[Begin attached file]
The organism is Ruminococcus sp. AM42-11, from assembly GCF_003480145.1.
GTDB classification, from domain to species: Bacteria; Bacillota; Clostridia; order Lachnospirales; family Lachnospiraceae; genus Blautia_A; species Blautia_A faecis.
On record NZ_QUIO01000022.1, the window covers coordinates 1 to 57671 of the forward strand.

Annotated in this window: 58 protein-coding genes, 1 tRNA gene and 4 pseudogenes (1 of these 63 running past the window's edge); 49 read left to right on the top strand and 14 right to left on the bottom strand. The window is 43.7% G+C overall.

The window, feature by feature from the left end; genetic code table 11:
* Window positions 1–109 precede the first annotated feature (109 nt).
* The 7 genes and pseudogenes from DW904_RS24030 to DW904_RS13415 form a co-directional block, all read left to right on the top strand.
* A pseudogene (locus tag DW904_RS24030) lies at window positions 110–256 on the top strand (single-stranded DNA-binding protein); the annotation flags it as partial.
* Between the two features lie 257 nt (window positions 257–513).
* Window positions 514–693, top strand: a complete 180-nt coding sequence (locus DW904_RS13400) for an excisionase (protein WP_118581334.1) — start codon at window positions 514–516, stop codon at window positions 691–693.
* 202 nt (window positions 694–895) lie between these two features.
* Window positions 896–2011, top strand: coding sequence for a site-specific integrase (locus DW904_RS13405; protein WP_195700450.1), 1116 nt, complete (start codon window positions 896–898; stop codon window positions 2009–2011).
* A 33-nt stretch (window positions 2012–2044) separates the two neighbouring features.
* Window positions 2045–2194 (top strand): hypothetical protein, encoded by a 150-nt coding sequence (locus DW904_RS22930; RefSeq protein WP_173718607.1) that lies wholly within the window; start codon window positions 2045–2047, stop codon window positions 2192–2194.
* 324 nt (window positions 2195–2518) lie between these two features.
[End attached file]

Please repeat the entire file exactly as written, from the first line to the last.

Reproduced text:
The organism is Ruminococcus sp. AM42-11, from assembly GCF_003480145.1.
GTDB classification, from domain to species: Bacteria; Bacillota; Clostridia; order Lachnospirales; family Lachnospiraceae; genus Blautia_A; species Blautia_A faecis.
On record NZ_QUIO01000022.1, the window covers coordinates 1 to 57671 of the forward strand.

Annotated in this window: 58 protein-coding genes, 1 tRNA gene and 4 pseudogenes (1 of these 63 running past the window's edge); 49 read left to right on the top strand and 14 right to left on the bottom strand. The window is 43.7% G+C overall.

The window, feature by feature from the left end; genetic code table 11:
* Window positions 1–109 precede the first annotated feature (109 nt).
* The 7 genes and pseudogenes from DW904_RS24030 to DW904_RS13415 form a co-directional block, all read left to right on the top strand.
* A pseudogene (locus tag DW904_RS24030) lies at window positions 110–256 on the top strand (single-stranded DNA-binding protein); the annotation flags it as partial.
* Between the two features lie 257 nt (window positions 257–513).
* Window positions 514–693, top strand: a complete 180-nt coding sequence (locus DW904_RS13400) for an excisionase (protein WP_118581334.1) — start codon at window positions 514–516, stop codon at window positions 691–693.
* 202 nt (window positions 694–895) lie between these two features.
* Window positions 896–2011, top strand: coding sequence for a site-specific integrase (locus DW904_RS13405; protein WP_195700450.1), 1116 nt, complete (start codon window positions 896–898; stop codon window positions 2009–2011).
* A 33-nt stretch (window positions 2012–2044) separates the two neighbouring features.
* Window positions 2045–2194 (top strand): hypothetical protein, encoded by a 150-nt coding sequence (locus DW904_RS22930; RefSeq protein WP_173718607.1) that lies wholly within the window; start codon window positions 2045–2047, stop codon window positions 2192–2194.
* 324 nt (window positions 2195–2518) lie between these two features.